Mental Wellbeing & Nutrition post COVID
The cool months have emerged and that often means viruses, but also comfort food… and extra kilos. If we ever needed to understand the value that food plays in our immune system and mental health, it is now.
Deakin University and Prof Felice Jacka are leading international research on how what we eat affects our moods. Their research has found that swapping, over 12 weeks, refined carbs for foods with natural sugar - not added sugar, and packaged foods for more wholegrains, vegetables and fish, reduced levels of moderate to severe depression.
How to we feed the brain to improve its wellbeing.
“Human brains need antioxidants from foods such as vegetables, fruit, legumes, wholegrains, nuts and seeds to help protect against oxidative stress – a kind of rusting of the cells that's linked to depression”, says Professor Felice Jacka, director of the Food and Mood Centre.
Added sugar in treats and junk food (or “couch food” or “social loafing” food) add to inflammation and oxidative stress.
Fertilise the Brain
There's also "brain manure" – Jacka's name for BDNF (brain derived neurotrophic factor), a protein that acts like fertiliser, helping to maintain existing brain cells and grow new ones.
Research shows that the things we can do to boost production of this ‘fertiliser’ are exercise and eating well. People who have depression often have smaller hippocampus, which is the part of the brain that is key to learning, memory and mental health.
Diets that reduce inflammation are imperative to brain health as well. Inflammation is linked to depression, dementia, and other chronic diseases. Foods rich in nutrients such as omega-3 fatty acids, flavonoids (found in fruit, vegetables and tea), and resveratrol - a polyphenol found in red grapes, and other fruits and red wine, stimulate the growth of new brain cells as well.
The superhighway between the gut and mind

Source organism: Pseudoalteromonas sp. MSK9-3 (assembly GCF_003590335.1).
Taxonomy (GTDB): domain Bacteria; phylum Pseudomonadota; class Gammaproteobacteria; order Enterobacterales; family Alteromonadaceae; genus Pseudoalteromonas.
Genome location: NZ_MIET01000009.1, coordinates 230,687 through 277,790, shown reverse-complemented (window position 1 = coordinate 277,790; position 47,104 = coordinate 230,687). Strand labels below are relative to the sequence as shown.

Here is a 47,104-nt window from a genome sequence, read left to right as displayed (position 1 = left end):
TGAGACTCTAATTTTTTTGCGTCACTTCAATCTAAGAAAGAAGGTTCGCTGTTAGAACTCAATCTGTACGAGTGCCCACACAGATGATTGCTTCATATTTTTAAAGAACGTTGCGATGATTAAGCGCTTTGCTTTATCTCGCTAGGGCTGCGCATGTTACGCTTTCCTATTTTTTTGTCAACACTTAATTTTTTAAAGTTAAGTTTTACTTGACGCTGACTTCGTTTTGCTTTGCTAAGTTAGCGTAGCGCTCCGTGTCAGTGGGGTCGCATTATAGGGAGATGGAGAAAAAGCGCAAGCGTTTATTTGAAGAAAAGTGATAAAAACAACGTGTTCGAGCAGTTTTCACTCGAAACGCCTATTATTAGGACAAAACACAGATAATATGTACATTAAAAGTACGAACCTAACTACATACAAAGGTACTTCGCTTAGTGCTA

Eating foods that feed friendly gut bacteria may also benefit the brain. Coconut yogurt, kefir, pickles, sauerkraut, and kombucha are readily accessible for daily consumption. More research is needed, and recent New Zealand research found that giving women a probiotic supplement in pregnancy and for a few weeks after birth reduced levels of depression and anxiety.
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There's still much to learn about this gut-brain link, she stresses, but it's why her own diet includes fermented foods such as sauerkraut and kefir. "They contain many of the valuable products of fermentation, including neurotransmitters and anti-inflammatory molecules which may turn out to have benefits for the brain and mental health," she says.
Do not shrink your brain, shrink your waist
Deakin University 2015 study of older adults found that the hippocampus is smaller in people with diets high in sweet drinks, salty snacks and processed meats compared with those eating more nutrient-rich foods. This study made international news and rightly so.
Too much ultra-processed food is problematic in two ways. One is that over processing strips out the nutrients that help protect the brain. The other is that processed foods stoke low-level inflammation.
Traditional diets with more whole foods like the Mediterranean diet are consistently linked to less depression because they are nutritional and whole, not packaged and processed.
Nutrition and brain health are not age specific… brain health is important at any age. "But it's especially important for the next generation, given that around 40 per cent of Australian adolescents' kilojoules come from junk food," Jacka says.
We cannot control many things when it comes to depression, anxiety, and mood disorders as they are multifactorial health conditions. But what we do know is that we can control what we eat. It is alarming how much of the adolescent diet is made up of junk food as half of all mental disorders emerge before the age of 14. These complex problems do not require an extreme approach, but instead, small, wise shifts away from sugar laden processed foods that have no brain fuel.
If your interested in taking a deeper dive into moving to a whole food way of life that is not punishing but nourishing join us on June 15 for /low-sugar-lifestyle/
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